This creepy doll is a far cry from the kawaii look associated with contemporary Japanese characters.
Slightly less creepy doll inside a very creepy wooden child containment device that looks like something the Pilgrims would have made to teach their babies about the misery of Hell. How long would those beads on a wire keep toddlers occupied before they went out of their mind?
Bring back tin containers for food packaging! (Here's why.)
Missing BOTH ears and still as happy as can be!
This doctor's office could be used as a set for a scary movie.
The food goes into slot A, and moves its way down and out. An Alan Watts quote comes to mind:
[L]iving organisms, including people, are merely tubes which put things in at one end and let them out at the other, which both keeps them doing it and in the long run wears them out. So to keep the farce going, the tubes find ways of making new tubes, which also put things in at one end and let them out at the other. At the input end they even develop ganglia of nerves called brains, with eyes and ears, so that they can more easily scrounge around for things to swallow. As and when they get enough to eat, they use up their surplus energy by wiggling in complicated patterns, making all sorts of noises by blowing air in and out of the input hole, and gathering together in groups to fight with other groups. In time, the tubes grow such an abundance of attached appliances that they are hardly recognizable as mere tubes, and they manage to do this in a staggering variety of forms. There is a vague rule not to eat tubes of your own form, but in general there is serious competition as to who is going to be the top type of tube. All this seems marvelously futile, and yet, when you begin to think about it, it begins to be more marvelous than futile. Indeed, it seems extremely odd.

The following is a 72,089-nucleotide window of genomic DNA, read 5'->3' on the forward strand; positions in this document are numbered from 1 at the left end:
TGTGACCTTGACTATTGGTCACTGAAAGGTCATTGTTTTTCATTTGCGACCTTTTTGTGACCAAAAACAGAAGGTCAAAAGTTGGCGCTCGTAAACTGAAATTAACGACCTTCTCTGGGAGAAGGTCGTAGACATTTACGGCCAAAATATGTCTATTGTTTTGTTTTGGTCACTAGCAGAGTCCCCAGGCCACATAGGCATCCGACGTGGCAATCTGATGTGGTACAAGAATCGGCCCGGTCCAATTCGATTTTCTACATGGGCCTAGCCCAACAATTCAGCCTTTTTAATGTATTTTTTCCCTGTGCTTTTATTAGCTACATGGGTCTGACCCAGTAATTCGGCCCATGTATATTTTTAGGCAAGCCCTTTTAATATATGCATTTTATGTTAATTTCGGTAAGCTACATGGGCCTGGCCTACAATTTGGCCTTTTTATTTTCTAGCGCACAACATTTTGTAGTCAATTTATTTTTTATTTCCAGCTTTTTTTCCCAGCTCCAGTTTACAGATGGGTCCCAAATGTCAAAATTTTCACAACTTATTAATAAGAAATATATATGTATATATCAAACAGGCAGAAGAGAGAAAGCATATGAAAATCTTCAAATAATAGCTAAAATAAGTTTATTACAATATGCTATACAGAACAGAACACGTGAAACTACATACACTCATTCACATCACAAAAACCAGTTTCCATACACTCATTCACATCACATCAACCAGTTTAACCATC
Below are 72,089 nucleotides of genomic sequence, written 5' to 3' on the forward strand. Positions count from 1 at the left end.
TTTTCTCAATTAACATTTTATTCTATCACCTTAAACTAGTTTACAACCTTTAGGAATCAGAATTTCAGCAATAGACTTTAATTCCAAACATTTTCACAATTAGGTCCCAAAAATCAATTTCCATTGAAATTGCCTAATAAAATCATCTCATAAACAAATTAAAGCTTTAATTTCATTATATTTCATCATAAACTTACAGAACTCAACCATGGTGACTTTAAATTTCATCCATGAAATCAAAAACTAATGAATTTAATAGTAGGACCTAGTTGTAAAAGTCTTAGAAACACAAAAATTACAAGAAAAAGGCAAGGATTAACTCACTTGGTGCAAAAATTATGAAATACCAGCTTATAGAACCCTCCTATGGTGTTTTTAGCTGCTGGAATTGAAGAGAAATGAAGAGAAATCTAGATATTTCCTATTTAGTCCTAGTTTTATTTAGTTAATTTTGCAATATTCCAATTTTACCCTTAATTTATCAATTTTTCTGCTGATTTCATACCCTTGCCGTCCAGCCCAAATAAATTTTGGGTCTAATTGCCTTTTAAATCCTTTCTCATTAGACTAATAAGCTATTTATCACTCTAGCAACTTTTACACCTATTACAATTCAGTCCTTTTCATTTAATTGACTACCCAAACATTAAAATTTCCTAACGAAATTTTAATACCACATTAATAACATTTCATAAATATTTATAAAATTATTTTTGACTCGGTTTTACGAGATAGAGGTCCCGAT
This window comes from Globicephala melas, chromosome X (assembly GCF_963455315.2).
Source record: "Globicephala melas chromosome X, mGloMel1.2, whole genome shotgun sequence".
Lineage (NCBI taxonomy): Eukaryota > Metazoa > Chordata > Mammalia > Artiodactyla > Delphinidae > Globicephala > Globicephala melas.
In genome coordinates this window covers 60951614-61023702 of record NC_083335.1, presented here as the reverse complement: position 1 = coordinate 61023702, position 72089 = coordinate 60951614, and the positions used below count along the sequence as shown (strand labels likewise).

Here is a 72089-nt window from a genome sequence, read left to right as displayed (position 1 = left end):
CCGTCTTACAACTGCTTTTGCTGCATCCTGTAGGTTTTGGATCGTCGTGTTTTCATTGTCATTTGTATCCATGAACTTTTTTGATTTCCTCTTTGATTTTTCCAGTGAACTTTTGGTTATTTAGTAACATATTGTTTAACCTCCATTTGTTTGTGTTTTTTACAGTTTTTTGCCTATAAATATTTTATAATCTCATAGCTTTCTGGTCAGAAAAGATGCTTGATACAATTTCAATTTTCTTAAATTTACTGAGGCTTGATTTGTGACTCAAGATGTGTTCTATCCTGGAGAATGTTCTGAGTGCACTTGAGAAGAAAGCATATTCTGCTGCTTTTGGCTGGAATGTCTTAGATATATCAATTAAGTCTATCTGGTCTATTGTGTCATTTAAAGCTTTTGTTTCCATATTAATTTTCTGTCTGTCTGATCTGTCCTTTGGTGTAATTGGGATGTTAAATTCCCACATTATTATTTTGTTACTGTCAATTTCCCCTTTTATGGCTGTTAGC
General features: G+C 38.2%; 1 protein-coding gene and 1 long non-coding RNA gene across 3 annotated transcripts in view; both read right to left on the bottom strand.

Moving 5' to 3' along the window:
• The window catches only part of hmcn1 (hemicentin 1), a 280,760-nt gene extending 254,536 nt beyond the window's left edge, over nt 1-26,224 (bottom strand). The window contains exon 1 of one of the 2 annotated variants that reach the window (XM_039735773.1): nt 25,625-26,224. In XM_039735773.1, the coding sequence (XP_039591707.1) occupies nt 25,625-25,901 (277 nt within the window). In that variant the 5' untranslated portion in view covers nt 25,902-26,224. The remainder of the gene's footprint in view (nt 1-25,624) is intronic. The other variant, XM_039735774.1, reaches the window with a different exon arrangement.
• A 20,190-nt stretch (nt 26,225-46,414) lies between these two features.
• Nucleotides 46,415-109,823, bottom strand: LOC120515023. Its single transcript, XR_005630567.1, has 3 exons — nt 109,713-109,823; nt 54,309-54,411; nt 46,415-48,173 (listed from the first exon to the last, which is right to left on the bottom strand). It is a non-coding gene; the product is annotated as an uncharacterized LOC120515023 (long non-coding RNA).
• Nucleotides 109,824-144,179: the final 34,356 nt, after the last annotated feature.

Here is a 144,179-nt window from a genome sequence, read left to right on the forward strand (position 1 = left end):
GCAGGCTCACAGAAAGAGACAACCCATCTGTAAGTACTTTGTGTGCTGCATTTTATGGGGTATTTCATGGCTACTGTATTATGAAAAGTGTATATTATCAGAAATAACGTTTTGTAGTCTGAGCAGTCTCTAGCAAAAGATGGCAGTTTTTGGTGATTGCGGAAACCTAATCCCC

Truer words were never spoken!
Another look at the interior of a tube.
Joseph and the liver of many colors.
Making a new tube.
A red eye is an unhappy eye.
If I had to pick an eye disease based on the models alone, I think I'd pick the one on the lower right. How about you?
The kawaii is starting to kick in.
A classroom planetarium.
This looks like a machine to demonstrate bell curves and standard deviations. People who know more than I do about statistics (and that would be just about everyone) can explain the real purpose of this. Maybe it's a pachinko machine for Zen Buddhists.
Magnetic poles, electrical current, a rotor. What is it?
A classroom orrery.
As an early lesson in environmentalism, here's a model of a sea creature that bit into a can of expanding foam sealant that had been carelessly tossed overboard by a callous merchant marine.
Before you scroll down to the next photo, take a look at the long glass tube with a liquid-filled bulb at the bottom and try to guess what it is used for.
A fly catcher!
Thank you for making it this far. If you ever find yourself in Takayama, Japan, I strongly encourage you to visit the Showa Kan.